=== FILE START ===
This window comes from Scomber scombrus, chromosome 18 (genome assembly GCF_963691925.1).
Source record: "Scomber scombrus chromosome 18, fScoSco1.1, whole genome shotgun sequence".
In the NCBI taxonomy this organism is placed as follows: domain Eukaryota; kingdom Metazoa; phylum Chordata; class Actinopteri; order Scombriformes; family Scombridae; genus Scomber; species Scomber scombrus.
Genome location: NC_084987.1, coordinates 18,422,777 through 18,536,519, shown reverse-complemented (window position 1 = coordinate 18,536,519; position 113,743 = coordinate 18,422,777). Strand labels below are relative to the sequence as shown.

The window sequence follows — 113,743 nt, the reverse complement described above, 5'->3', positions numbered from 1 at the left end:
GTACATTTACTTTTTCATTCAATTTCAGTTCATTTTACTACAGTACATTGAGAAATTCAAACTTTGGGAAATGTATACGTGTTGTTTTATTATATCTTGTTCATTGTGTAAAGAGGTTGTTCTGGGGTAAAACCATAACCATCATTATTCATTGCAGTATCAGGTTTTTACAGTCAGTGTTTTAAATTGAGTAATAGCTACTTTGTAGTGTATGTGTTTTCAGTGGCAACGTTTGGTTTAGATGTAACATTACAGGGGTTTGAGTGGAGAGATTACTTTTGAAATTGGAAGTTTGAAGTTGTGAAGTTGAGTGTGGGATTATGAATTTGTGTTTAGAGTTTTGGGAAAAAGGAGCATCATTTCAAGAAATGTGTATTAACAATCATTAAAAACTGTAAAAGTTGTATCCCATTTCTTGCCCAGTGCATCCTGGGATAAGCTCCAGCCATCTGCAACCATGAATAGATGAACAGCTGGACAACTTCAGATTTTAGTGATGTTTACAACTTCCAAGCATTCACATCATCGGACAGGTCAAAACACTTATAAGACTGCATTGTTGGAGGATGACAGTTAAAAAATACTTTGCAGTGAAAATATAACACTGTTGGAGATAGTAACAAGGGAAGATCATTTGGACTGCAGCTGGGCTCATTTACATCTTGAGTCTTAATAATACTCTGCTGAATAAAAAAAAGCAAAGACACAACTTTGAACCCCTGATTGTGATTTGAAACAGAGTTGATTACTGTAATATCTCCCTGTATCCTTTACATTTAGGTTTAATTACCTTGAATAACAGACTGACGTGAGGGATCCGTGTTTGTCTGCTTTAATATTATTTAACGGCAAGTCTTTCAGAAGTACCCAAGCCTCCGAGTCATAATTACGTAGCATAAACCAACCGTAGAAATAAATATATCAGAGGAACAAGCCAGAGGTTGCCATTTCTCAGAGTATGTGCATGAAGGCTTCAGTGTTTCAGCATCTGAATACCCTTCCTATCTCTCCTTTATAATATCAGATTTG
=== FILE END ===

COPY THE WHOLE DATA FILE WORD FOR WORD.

This window comes from Scomber scombrus, chromosome 18 (genome assembly GCF_963691925.1).
Source record: "Scomber scombrus chromosome 18, fScoSco1.1, whole genome shotgun sequence".
In the NCBI taxonomy this organism is placed as follows: domain Eukaryota; kingdom Metazoa; phylum Chordata; class Actinopteri; order Scombriformes; family Scombridae; genus Scomber; species Scomber scombrus.
Genome location: NC_084987.1, coordinates 18,422,777 through 18,536,519, shown reverse-complemented (window position 1 = coordinate 18,536,519; position 113,743 = coordinate 18,422,777). Strand labels below are relative to the sequence as shown.

The window sequence follows — 113,743 nt, the reverse complement described above, 5'->3', positions numbered from 1 at the left end:
GTACATTTACTTTTTCATTCAATTTCAGTTCATTTTACTACAGTACATTGAGAAATTCAAACTTTGGGAAATGTATACGTGTTGTTTTATTATATCTTGTTCATTGTGTAAAGAGGTTGTTCTGGGGTAAAACCATAACCATCATTATTCATTGCAGTATCAGGTTTTTACAGTCAGTGTTTTAAATTGAGTAATAGCTACTTTGTAGTGTATGTGTTTTCAGTGGCAACGTTTGGTTTAGATGTAACATTACAGGGGTTTGAGTGGAGAGATTACTTTTGAAATTGGAAGTTTGAAGTTGTGAAGTTGAGTGTGGGATTATGAATTTGTGTTTAGAGTTTTGGGAAAAAGGAGCATCATTTCAAGAAATGTGTATTAACAATCATTAAAAACTGTAAAAGTTGTATCCCATTTCTTGCCCAGTGCATCCTGGGATAAGCTCCAGCCATCTGCAACCATGAATAGATGAACAGCTGGACAACTTCAGATTTTAGTGATGTTTACAACTTCCAAGCATTCACATCATCGGACAGGTCAAAACACTTATAAGACTGCATTGTTGGAGGATGACAGTTAAAAAATACTTTGCAGTGAAAATATAACACTGTTGGAGATAGTAACAAGGGAAGATCATTTGGACTGCAGCTGGGCTCATTTACATCTTGAGTCTTAATAATACTCTGCTGAATAAAAAAAAGCAAAGACACAACTTTGAACCCCTGATTGTGATTTGAAACAGAGTTGATTACTGTAATATCTCCCTGTATCCTTTACATTTAGGTTTAATTACCTTGAATAACAGACTGACGTGAGGGATCCGTGTTTGTCTGCTTTAATATTATTTAACGGCAAGTCTTTCAGAAGTACCCAAGCCTCCGAGTCATAATTACGTAGCATAAACCAACCGTAGAAATAAATATATCAGAGGAACAAGCCAGAGGTTGCCATTTCTCAGAGTATGTGCATGAAGGCTTCAGTGTTTCAGCATCTGAATACCCTTCCTATCTCTCCTTTATAATATCAGATTTG